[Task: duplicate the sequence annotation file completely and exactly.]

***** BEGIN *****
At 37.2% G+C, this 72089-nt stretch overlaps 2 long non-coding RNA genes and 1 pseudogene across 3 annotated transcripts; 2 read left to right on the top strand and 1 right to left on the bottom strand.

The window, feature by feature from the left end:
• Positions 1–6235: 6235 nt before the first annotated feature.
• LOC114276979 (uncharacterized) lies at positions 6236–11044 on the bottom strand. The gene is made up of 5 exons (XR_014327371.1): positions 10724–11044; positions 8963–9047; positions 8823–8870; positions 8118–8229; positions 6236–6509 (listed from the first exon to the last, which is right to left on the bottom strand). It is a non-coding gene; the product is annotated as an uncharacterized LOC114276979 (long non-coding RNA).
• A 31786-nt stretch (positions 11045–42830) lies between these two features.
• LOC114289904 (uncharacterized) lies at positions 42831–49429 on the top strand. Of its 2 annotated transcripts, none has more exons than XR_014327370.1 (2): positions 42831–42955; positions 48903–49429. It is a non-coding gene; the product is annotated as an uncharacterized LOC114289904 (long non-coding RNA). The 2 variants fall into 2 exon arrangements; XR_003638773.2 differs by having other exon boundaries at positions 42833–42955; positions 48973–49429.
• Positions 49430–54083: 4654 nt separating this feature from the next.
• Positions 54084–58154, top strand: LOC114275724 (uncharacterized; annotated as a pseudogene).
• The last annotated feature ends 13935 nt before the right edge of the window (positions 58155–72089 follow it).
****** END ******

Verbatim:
At 37.2% G+C, this 72089-nt stretch overlaps 2 long non-coding RNA genes and 1 pseudogene across 3 annotated transcripts; 2 read left to right on the top strand and 1 right to left on the bottom strand.

The window, feature by feature from the left end:
• Positions 1–6235: 6235 nt before the first annotated feature.
• LOC114276979 (uncharacterized) lies at positions 6236–11044 on the bottom strand. The gene is made up of 5 exons (XR_014327371.1): positions 10724–11044; positions 8963–9047; positions 8823–8870; positions 8118–8229; positions 6236–6509 (listed from the first exon to the last, which is right to left on the bottom strand). It is a non-coding gene; the product is annotated as an uncharacterized LOC114276979 (long non-coding RNA).
• A 31786-nt stretch (positions 11045–42830) lies between these two features.
• LOC114289904 (uncharacterized) lies at positions 42831–49429 on the top strand. Of its 2 annotated transcripts, none has more exons than XR_014327370.1 (2): positions 42831–42955; positions 48903–49429. It is a non-coding gene; the product is annotated as an uncharacterized LOC114289904 (long non-coding RNA). The 2 variants fall into 2 exon arrangements; XR_003638773.2 differs by having other exon boundaries at positions 42833–42955; positions 48973–49429.
• Positions 49430–54083: 4654 nt separating this feature from the next.
• Positions 54084–58154, top strand: LOC114275724 (uncharacterized; annotated as a pseudogene).
• The last annotated feature ends 13935 nt before the right edge of the window (positions 58155–72089 follow it).